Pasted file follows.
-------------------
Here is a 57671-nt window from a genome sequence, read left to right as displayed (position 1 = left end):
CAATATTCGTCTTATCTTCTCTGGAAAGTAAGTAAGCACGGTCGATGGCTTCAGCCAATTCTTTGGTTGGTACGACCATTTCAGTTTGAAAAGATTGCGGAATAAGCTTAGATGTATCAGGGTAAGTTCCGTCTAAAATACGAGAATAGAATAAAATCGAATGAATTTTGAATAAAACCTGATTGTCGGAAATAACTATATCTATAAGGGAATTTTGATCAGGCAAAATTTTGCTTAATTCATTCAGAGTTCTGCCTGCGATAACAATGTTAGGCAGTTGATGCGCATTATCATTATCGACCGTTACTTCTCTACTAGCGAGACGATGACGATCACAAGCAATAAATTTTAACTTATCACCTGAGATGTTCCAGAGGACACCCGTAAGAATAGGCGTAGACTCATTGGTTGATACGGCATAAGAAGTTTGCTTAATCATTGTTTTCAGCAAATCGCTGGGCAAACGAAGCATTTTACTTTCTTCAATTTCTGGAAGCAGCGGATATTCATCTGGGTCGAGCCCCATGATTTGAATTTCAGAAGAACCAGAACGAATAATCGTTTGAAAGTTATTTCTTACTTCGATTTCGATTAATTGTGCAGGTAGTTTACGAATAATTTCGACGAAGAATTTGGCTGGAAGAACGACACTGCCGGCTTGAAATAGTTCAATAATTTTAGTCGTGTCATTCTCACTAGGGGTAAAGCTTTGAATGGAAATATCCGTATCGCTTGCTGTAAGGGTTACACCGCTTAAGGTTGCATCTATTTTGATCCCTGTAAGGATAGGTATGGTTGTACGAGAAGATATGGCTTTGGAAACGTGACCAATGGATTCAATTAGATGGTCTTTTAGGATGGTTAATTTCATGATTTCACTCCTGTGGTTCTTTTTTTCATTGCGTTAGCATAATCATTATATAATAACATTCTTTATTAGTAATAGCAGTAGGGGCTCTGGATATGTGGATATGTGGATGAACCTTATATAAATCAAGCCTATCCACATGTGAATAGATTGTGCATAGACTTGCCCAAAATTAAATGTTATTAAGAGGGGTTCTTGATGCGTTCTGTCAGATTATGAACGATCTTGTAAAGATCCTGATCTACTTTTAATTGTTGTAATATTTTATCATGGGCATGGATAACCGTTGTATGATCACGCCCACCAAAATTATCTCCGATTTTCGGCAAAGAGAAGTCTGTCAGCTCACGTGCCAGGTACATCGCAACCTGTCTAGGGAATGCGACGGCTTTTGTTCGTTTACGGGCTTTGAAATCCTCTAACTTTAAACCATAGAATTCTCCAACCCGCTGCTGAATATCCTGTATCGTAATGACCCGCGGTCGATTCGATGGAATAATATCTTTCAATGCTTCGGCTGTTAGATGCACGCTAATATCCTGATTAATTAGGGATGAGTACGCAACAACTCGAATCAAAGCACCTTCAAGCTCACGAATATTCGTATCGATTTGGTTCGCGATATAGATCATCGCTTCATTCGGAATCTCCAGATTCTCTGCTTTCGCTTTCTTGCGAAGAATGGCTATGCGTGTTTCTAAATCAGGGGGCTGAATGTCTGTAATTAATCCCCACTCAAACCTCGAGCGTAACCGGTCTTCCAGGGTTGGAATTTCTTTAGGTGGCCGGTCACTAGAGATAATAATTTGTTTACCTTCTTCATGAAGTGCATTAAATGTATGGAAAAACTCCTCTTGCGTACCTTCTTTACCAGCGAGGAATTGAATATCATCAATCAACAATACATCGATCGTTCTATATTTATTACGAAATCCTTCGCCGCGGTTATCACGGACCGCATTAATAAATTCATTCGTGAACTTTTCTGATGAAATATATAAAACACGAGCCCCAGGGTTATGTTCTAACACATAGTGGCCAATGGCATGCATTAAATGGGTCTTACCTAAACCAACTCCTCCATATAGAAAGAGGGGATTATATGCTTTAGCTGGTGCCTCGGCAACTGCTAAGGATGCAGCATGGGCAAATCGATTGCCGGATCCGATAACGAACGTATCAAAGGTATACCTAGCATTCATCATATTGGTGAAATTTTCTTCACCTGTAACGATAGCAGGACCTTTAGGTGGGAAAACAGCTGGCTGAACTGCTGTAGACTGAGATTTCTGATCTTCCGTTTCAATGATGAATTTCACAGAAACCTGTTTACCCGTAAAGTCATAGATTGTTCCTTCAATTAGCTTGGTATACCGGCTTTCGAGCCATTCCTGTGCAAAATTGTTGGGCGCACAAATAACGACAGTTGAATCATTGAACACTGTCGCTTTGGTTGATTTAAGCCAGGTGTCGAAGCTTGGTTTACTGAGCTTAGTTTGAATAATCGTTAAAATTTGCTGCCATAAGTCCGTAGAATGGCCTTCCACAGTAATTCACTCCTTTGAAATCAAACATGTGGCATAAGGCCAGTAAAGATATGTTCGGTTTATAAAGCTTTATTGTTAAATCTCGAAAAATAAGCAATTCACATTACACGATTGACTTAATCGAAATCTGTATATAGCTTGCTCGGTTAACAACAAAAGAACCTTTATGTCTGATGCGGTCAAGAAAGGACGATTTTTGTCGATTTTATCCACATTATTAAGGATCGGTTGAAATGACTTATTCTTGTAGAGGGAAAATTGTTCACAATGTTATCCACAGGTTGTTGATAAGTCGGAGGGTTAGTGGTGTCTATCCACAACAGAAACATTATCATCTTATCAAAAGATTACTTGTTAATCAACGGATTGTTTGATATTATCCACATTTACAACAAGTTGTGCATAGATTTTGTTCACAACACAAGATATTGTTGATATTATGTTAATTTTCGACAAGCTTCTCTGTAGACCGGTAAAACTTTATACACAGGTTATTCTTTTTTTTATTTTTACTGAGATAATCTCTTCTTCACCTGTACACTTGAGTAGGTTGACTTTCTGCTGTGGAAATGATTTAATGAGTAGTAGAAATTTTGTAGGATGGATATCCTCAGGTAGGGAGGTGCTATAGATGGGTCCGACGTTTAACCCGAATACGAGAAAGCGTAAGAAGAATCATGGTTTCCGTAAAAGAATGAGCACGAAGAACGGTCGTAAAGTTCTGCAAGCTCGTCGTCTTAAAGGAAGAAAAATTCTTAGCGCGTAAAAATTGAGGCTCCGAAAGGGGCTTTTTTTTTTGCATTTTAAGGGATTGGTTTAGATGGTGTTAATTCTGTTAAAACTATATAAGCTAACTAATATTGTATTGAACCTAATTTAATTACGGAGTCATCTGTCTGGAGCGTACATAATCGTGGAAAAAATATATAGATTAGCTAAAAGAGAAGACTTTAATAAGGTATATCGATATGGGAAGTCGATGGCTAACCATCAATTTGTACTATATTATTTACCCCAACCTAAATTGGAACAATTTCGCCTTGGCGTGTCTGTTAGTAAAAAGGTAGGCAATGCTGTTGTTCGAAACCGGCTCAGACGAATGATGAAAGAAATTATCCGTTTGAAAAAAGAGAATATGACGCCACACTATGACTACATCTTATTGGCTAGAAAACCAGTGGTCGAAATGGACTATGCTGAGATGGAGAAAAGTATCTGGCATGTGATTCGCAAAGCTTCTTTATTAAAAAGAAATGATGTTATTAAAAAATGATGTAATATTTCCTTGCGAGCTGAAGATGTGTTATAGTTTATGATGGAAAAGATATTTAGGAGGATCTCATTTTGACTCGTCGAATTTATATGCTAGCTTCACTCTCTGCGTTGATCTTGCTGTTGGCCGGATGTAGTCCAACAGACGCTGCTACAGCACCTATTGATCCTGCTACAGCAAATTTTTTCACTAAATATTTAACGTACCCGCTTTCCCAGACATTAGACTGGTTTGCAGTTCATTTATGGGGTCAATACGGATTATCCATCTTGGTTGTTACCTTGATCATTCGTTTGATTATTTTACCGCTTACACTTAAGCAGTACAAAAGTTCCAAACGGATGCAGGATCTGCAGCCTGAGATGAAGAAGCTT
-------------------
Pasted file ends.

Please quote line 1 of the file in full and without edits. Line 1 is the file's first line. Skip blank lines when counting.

Here is a 57671-nt window from a genome sequence, read left to right as displayed (position 1 = left end):